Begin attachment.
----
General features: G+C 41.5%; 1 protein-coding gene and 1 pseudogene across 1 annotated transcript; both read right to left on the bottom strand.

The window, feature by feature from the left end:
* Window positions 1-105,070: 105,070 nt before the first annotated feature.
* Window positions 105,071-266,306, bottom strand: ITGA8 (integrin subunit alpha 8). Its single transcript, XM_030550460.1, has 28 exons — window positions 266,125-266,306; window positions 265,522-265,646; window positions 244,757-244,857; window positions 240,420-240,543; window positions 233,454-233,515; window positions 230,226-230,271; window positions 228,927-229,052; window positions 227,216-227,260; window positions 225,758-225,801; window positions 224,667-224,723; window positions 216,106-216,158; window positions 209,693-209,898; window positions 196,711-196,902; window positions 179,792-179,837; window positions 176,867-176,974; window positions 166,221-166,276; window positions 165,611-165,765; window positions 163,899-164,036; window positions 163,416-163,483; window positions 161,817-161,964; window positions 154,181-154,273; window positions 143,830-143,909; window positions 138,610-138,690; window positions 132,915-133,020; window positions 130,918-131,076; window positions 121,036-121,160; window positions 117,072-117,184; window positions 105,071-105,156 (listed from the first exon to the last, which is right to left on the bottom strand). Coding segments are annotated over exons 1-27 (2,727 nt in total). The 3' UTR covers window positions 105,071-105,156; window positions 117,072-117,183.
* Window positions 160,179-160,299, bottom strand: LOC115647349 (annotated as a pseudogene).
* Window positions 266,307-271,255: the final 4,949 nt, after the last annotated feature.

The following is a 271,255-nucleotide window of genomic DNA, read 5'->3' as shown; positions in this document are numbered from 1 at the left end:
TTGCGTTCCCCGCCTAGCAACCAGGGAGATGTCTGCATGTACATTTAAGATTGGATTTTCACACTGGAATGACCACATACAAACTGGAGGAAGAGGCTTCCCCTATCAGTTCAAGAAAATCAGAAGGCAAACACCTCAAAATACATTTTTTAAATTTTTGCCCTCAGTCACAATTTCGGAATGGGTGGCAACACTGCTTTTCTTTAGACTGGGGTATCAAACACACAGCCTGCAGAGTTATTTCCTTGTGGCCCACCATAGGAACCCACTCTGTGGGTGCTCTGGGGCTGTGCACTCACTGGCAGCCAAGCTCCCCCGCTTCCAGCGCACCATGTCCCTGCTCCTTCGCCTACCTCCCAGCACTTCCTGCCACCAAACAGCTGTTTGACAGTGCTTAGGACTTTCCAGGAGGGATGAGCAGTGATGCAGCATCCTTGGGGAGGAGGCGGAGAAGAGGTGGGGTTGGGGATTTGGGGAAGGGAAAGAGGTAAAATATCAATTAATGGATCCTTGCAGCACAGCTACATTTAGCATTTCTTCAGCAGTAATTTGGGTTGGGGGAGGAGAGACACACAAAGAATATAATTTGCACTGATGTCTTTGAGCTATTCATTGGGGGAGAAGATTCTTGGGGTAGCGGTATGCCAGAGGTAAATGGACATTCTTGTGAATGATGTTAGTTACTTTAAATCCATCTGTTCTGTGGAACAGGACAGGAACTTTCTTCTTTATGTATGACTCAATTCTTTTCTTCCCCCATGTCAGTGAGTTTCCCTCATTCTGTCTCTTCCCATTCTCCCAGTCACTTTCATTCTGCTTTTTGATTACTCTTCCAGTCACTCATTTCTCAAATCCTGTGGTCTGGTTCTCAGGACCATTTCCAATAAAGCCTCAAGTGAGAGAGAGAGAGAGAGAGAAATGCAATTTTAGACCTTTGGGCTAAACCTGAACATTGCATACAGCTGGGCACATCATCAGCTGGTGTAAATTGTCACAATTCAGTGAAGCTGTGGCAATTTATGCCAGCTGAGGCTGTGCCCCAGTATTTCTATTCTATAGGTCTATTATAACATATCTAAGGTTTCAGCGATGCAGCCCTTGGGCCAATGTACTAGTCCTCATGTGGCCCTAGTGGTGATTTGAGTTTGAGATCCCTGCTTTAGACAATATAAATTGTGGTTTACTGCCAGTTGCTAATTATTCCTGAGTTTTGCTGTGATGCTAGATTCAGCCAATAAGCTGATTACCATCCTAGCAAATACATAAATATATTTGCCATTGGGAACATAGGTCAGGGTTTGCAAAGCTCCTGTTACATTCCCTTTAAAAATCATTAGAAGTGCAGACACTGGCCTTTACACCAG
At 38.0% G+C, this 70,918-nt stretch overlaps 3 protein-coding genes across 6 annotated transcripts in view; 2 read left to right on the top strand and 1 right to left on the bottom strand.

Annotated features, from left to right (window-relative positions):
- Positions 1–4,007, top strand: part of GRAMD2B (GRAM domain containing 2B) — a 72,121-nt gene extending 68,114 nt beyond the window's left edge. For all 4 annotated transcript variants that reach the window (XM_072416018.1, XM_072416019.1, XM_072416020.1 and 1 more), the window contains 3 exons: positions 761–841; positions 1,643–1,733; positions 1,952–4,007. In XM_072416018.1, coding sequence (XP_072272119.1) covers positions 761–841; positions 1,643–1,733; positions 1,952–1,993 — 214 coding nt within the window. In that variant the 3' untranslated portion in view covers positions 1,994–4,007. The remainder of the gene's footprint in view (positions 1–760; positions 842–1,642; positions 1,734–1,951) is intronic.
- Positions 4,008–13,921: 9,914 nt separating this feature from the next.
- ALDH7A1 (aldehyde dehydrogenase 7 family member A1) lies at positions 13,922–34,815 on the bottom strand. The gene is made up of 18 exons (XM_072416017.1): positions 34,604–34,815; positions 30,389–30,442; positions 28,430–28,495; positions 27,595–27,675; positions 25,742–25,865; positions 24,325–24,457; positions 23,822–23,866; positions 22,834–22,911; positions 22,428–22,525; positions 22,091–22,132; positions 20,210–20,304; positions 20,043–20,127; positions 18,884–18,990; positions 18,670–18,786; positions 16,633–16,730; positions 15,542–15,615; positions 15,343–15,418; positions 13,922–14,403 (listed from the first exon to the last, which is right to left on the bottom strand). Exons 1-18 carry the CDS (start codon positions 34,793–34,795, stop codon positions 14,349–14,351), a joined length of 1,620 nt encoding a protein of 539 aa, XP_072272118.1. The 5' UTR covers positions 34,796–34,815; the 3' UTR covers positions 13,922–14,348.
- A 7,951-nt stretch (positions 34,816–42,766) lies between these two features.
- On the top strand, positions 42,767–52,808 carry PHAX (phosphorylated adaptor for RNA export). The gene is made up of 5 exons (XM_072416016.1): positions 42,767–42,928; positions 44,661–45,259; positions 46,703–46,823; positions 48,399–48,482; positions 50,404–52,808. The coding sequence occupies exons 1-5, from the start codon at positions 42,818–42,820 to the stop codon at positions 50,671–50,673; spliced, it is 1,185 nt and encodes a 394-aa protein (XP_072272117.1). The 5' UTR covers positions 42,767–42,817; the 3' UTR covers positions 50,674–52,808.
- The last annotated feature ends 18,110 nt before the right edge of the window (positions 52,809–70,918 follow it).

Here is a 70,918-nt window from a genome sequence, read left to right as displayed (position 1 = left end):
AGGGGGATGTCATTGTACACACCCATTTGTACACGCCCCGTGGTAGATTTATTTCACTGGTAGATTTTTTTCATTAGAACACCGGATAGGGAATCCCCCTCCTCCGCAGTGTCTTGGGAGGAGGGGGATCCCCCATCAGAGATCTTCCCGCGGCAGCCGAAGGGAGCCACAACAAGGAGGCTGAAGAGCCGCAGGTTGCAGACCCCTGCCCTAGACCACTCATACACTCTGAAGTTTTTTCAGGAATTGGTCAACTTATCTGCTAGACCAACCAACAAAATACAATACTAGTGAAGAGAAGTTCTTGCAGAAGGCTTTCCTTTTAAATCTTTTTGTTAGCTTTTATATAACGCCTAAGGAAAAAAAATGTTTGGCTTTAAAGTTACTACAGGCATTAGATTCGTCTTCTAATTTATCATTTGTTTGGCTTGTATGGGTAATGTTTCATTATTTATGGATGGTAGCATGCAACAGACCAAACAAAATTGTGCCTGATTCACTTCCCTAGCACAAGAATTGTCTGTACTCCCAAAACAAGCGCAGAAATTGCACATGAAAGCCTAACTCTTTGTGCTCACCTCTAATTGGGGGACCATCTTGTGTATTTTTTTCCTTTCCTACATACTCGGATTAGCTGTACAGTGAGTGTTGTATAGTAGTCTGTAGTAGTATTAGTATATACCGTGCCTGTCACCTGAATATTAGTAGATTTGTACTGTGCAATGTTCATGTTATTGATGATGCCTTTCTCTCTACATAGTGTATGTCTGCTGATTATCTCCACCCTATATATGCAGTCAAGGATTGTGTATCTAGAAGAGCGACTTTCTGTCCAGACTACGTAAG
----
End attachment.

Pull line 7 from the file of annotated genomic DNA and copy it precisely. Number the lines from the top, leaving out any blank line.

The following is a 271,255-nucleotide window of genomic DNA, read 5'->3' as shown; positions in this document are numbered from 1 at the left end: